But again, the “coming” of Jesus to take people (24:39) has already been identified as his coming in glory in the immediate context (24:30–31) without any clear textual indication that another coming is in view. Further, the Old Testament analogy of Noah and the flood suggests that those “taken” are actually the ones swept away in judgment (24:39)!

While it’s possible these texts or others describe a secret rapture separate from Jesus’ return, it’s not clear or, perhaps, even probable. Again, part of what drives the doctrine of the secret rapture is the function it serves in classic dispensationalism to separate God’s current workings in Israel and in the church.

Should Christians Watch Left Behind?

Full disclosure: I have not seen the new Left Behind film, and probably won’t. I’m mainly avoiding it because the reviews are so poor, and I’m too busy for potentially bad art. But more generally, what should Christians do with movies or books or teachings built on the secret rapture theory?

Watch and read and listen to what you want, but be aware.

Be aware of the historical background and biblical challenges surrounding the secret rapture doctrine. Don’t just assume it’s true because of the emotional effect of its portrayal in a movie or book. Just as we don’t ultimately build our beliefs on church tradition, so we shouldn’t build our beliefs on popular films or novels.

And be aware that the secret rapture is one of those “secondary doctrinal issues” over which Christians can disagree. It grieves me to think of churches or Christians dividing over it. If you’re a secret rapture skeptic (as I am, if you couldn’t tell), will you be upset if you’re wrong and you get raptured? “Hey Jesus, why did you rapture me? Didn’t you read my TGC article?”

If on the other hand you have rapture fever, will you stop faithfully following Jesus if things deteriorate, persecution and suffering come, and you must endure it?

Finally, be aware of your hope. As you groan at life in this broken and sin-soaked world, place your hope in Jesus’ coming, not in a certain theory of how he will come. Of course those who believe in the secret rapture believe Jesus is coming back. But when I talk to such folks I sometimes get the sense they’re really comforted by knowing that they’ll be beamed up before the world goes completely haywire.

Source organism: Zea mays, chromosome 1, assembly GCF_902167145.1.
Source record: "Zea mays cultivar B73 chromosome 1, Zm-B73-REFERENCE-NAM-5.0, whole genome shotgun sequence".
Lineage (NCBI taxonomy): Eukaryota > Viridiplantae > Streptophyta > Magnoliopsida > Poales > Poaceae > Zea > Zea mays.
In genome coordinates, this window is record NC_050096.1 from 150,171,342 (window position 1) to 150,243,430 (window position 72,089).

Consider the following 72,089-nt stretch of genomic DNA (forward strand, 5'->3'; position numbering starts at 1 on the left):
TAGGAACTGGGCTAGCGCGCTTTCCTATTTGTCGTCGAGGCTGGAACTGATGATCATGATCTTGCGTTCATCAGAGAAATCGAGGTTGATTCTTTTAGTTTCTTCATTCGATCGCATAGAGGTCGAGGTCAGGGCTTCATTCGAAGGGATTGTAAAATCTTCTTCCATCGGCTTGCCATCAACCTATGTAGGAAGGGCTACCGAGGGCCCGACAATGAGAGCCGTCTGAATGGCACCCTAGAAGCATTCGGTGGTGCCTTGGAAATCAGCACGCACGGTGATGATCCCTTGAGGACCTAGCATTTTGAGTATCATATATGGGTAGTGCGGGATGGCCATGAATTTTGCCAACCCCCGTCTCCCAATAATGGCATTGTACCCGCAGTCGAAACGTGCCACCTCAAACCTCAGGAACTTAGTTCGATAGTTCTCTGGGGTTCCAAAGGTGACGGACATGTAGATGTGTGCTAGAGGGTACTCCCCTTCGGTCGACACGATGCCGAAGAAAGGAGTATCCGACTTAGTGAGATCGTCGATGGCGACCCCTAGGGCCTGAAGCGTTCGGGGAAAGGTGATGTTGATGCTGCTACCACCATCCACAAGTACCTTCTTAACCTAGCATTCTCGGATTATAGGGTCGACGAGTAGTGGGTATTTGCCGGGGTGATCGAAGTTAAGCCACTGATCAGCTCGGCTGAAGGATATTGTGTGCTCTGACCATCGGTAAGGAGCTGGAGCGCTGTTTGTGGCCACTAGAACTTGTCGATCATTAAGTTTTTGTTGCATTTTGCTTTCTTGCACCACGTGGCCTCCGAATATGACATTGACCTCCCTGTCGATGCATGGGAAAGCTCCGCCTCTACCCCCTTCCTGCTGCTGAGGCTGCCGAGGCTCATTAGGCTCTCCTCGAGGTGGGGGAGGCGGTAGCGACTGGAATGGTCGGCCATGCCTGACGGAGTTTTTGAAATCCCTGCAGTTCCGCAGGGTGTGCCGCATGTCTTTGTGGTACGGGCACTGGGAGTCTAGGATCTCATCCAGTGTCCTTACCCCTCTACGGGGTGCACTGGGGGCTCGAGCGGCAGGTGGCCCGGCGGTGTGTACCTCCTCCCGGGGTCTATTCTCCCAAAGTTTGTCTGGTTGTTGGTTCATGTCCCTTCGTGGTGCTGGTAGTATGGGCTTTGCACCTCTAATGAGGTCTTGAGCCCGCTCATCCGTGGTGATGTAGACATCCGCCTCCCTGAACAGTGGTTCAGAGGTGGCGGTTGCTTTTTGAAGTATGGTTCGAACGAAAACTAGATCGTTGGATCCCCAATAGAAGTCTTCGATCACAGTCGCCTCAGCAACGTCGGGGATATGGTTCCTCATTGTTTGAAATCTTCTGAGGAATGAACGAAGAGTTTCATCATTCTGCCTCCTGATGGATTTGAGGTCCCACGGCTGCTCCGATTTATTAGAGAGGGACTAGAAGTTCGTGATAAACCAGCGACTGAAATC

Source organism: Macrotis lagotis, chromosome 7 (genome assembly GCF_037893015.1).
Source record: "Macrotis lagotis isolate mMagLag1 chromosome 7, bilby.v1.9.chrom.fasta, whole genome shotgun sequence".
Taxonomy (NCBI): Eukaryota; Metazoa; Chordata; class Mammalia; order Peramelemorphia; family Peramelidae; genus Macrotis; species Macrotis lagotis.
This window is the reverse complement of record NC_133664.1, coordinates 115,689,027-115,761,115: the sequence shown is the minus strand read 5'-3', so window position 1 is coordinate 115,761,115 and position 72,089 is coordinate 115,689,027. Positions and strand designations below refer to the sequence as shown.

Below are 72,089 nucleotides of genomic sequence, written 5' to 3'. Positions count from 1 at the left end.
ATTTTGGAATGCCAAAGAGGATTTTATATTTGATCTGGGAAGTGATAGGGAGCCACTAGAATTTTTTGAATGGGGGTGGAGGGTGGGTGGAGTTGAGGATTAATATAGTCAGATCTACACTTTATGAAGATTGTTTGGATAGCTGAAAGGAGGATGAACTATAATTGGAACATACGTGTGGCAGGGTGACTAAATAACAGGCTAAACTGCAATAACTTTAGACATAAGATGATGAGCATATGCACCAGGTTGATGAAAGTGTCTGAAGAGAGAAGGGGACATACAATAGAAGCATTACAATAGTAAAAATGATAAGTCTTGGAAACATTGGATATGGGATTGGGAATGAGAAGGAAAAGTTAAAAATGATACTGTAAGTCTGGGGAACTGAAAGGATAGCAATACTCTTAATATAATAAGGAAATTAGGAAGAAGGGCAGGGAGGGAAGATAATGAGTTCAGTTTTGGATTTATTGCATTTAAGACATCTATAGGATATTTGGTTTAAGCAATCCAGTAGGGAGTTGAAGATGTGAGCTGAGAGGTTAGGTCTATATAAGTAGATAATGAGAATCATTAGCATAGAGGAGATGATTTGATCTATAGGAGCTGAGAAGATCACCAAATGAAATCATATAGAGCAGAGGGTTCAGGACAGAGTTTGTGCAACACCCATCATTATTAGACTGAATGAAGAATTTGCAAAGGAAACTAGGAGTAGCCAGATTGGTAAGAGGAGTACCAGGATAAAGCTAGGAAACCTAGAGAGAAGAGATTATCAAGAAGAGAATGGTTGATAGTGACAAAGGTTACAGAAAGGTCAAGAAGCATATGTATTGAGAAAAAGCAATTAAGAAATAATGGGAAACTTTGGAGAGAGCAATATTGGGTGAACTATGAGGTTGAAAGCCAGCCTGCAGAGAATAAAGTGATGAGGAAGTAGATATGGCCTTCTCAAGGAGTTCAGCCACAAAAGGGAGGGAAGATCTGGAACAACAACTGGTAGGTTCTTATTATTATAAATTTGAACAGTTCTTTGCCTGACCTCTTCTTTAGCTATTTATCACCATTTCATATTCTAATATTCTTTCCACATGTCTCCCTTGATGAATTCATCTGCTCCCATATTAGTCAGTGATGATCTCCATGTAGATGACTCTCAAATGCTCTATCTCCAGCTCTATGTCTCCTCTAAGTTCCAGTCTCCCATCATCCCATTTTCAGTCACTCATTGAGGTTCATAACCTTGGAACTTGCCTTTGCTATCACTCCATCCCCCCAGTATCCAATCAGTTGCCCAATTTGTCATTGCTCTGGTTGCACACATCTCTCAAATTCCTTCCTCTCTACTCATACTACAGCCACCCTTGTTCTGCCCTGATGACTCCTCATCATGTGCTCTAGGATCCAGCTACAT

Remember, the glorious hope of the church has always been in Christ’s triumphant return. Regardless of how you draw your end-times chart, may Jesus himself occupy the center of it.

Editors’ note: This article is partially adapted from Jeramie Rinne’s new book, How Will the World End?: And Other Questions About the Last Things and the Second Coming of Christ (Good Book).


1 Dispensationalism is an incredibly complex system of interpretation, and this brief summary does not begin to do it justice. Nor have I addressed the ways dispensationalism has grown and changed over the years. A short, helpful, and irenic summary and critique of dispensationalism can be found in Vern Poythress’s Understanding Dispensationalists.

G.K. Beale on interpreting OT Prophecy

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Justin Taylor:

G.K. Beale, writing in The Temple and the Church’s Mission: A Biblical Theology of the Dwelling Place of God (Apollos/IVP, 2004), argues that “We should want to follow an interpretive method that aims to unravel the original intention of biblical authors, realizing that that intention may be multi-layered, without any layers contradicting the others. Such original intentions may have meaning more correspondent to physical reality (hence so-called ‘literal interpretation’) while others may refer to ‘literal’ spiritual realities…” This means that “the progress of revelation certainly reveals expanded meanings of earlier biblical texts. Later biblical writers further interpret earlier biblical writings in ways that amplify earlier texts. These subsequent interpretations may formulate meanings that earlier authors may not have had in mind but which do not contravene their original, essential, organic meaning. This is to say that original meanings have ‘thick’ content and that original authors likely were not exhaustively aware of the full extent of that content. In this regard, fulfilment often ‘fleshes out’ prophecy with details of which even the prophet may not have been fully cognizant” (p. 289).